By the way, two objects can touch without friction. That is why, as an unbeliever, I read this blog and comment on it occasionally. It’s not important to me whether anyone agrees with me or whether I persuade anyone with a particular argument. I do, however, think it important that differing viewpoints get aired if only to let it be known that these views can be reasonable and that normal, civil people whom you meet every day hold similar views. I believe this contact can be made without friction and I see that happening on Richards’s blog.
    Sorry if I butchered your analogy and I do find your views both intelligent and well articulated and I enjoy reading them.
    Rick T.

  19. Hi Rick,

    Two points, and the first is by far the most important.

    1. I see the Bible as a fallible book written by people who were often mistaken, which nevertheless contains a record of real strivings of fallible people to know God and even of real divine responses.

    It would be foolish and inappropriate here to try to justify my belief that God responded, but there is strong evidence in the Bible for the claim central to the narrow point that I tried to make, that God functions--at least ideally--as a value beyond human values: Commandment One, You shall have no gods before me; Commandment Two: You can't make any representation of a god (something that takes the place of God in worship and reverence, biblically). Functionally that means no one gets to create a representation of a highest good around which human beings organize their lives. Instead, the rules that preserve all human beings as equal ends in themselves in an ethical commonwealth are to be the organizing principle of society. And the fact that seven of the remaining eight ten commandments conform to this "story," while the eighth further reinforces it, makes this, I believe, a strong entry point for illustrating the Bible's core message.

    We tend to forget how easy it is to construct "idols." That is, we tend to forget how important the function of this central biblical theme is in human life. Let me be autobiographical in illustrating this point, so I don't end up pointing fingers. As I approach the point where I am able to launch my business I will have to make concrete decisions about whether my strategy is to make the most of it for myself or for my employees and customers. I assure you that I will face temptations to make myself the organizing principle for the little society that my business creates--and that is idolatry, on my reading of Scripture.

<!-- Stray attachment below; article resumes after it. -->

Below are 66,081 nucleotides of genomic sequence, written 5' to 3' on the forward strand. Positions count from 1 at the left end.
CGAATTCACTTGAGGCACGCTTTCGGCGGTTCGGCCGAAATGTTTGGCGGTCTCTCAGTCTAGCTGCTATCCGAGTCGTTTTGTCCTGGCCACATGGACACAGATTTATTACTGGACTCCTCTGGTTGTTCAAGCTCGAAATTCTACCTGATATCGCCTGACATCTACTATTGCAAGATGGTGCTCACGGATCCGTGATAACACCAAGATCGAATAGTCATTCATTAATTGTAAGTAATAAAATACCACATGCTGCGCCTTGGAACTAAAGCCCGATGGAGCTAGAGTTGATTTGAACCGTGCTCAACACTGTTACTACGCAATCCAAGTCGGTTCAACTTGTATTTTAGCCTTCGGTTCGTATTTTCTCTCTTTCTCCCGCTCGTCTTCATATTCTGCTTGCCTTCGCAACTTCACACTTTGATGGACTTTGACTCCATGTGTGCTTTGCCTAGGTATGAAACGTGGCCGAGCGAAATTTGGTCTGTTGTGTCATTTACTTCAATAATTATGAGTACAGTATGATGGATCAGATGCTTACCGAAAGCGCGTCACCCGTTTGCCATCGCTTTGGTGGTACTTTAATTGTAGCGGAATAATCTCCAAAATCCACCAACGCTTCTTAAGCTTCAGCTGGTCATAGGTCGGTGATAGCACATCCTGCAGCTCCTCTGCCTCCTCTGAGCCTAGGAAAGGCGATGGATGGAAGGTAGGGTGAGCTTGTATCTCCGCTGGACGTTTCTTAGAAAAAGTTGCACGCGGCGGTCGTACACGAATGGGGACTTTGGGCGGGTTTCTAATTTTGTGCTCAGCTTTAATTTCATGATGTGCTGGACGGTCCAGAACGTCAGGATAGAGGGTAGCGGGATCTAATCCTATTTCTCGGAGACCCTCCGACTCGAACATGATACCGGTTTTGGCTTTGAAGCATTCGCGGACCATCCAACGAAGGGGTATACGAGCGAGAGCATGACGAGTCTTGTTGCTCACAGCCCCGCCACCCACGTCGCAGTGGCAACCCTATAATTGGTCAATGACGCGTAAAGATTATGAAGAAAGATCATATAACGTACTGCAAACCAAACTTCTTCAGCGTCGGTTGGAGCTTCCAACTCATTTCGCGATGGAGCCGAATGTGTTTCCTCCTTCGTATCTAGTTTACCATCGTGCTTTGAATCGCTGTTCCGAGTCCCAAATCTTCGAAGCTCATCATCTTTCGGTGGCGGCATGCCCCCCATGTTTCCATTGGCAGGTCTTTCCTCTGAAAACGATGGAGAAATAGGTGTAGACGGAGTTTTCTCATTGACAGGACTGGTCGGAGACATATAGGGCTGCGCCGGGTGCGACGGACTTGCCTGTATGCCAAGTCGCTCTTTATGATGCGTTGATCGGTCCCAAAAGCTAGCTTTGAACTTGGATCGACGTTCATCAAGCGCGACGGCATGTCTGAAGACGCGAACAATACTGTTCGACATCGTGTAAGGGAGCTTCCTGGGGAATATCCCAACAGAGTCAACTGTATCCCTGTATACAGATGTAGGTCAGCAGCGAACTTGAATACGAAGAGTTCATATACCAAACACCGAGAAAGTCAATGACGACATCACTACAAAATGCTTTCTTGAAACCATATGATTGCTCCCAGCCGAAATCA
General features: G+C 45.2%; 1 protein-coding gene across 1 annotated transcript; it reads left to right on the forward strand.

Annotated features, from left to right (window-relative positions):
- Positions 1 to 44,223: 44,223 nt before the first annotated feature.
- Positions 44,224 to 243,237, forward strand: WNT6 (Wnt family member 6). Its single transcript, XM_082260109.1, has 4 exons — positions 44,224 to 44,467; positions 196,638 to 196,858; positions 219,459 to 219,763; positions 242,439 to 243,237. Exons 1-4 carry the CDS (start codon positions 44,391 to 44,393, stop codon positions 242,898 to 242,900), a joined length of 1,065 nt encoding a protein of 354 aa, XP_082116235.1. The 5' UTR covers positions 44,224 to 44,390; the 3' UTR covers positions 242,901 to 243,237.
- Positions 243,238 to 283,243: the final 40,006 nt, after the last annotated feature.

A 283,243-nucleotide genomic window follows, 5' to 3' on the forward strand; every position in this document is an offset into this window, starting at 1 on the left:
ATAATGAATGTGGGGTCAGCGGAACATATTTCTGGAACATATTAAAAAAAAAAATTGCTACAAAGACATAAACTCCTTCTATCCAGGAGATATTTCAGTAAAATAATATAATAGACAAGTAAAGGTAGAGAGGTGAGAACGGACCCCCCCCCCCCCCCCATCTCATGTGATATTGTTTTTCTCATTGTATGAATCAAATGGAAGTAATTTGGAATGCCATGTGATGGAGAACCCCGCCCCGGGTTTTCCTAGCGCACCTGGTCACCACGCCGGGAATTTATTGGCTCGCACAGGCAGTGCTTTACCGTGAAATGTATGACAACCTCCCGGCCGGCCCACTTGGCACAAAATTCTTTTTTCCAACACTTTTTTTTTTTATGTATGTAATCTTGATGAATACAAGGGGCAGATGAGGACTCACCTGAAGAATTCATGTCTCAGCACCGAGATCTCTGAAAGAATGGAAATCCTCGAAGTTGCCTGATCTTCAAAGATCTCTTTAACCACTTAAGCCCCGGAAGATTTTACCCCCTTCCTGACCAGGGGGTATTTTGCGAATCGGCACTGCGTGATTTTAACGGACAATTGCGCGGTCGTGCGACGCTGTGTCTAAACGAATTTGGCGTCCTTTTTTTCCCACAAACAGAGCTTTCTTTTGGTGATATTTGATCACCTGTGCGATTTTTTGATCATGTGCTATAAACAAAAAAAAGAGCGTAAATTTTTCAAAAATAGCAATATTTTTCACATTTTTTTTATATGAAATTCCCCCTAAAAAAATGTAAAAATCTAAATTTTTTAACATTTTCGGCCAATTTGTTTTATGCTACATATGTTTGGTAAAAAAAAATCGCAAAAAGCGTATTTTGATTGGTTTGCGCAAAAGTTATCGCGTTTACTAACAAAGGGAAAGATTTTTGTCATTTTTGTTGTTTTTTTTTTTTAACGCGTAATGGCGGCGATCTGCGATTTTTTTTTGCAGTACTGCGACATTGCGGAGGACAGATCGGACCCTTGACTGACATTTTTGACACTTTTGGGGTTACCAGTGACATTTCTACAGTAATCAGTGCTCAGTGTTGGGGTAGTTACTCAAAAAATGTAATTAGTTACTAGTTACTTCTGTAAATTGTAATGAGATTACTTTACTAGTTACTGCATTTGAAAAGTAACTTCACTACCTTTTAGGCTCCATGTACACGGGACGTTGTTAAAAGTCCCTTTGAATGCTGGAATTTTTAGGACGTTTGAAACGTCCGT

Tillich wrote of the need for a "God beyond God" in the modern world, because we have got away from the core function and meaning of "God" biblically. I recommend his "The Courage to Be" as an antidote to all the silly and superficial god-talk of the "culture wars."

    2. Since I do not claim that the Bible is infallible, or that my faith tradition is either, you need to realize that as I try to discern my faith's meaning, I can be assumed--that is, if you are willing to have faith that I want to at least try to be a reasonable person--to want to bypass all the crap of the culture wars, that you seem to want to pin on my view--though you do hve the grace to say that "I must have completely missed your point" before continuing, "although I would love to live in a world where people do not argue for discrimination or against science..."

    Kindly think of my forays as attempts to insert an Archimedian screw beneath the surface of water polluted by the flotsam of the culture wars. It seems to me that your arguments are important in that context, where the BS meter is overrun in sludge. But in honest dialog the meaning of a person's words should be taken seriously, and I must say that some of the responses that I could make to some of your points would begin with "My Webster's dictionary defines..."

    I am sorry to say that, since you are obviously an intelligent man of good will. I attribute the confusion to a habitual suspicion of "spin" based on partisan half-truths in such discussions.

    I will do my best to avoid that, and if I have misrepresented your view, I am sorry.


  20. Hi All,
    I've been following along. Sometimes I don't comment much because I'm either:

    1) Thinking hard about what to say
    2) Scanning Peanuts strips into the computer


    Let me throw something into the mix. I'd like to pick up with Jonathan's comment about Rousseau which seemed to spark some of the subsequent conversation.

    Over the holidays I finished Mark Lilla's book The Stillborn God. I highly recommend it. I didn't know a lot about Rousseau but Lilla considers him an important figure in the dialogue between belief and unbelief.

    He grounds this analysis in The Profession of Faith of a Savogard Vicar found in Emile. I had never heard of The Profession but it is quite remarkable. Emile, now fully entered into society, is struggling with religion and all the fear and superstition associated with it. Should he participate? He encounters a Vicar who tells his story. The Vicar tells how he too grew disillusioned by religion. As a consequence he goes on a spiritual journey to reconfigure how he should relate to faith. The outcome of the journey is quite remarkable and is, essentially, one of the first articulations of humanism, one that could be theistic or non-theistic.

    The Vicar's move is this: He narrows faith to moral concerns, specifically the mandates of the conscience. The Vicar grows very agnostic about metaphysics. Some quotes from the Vicar: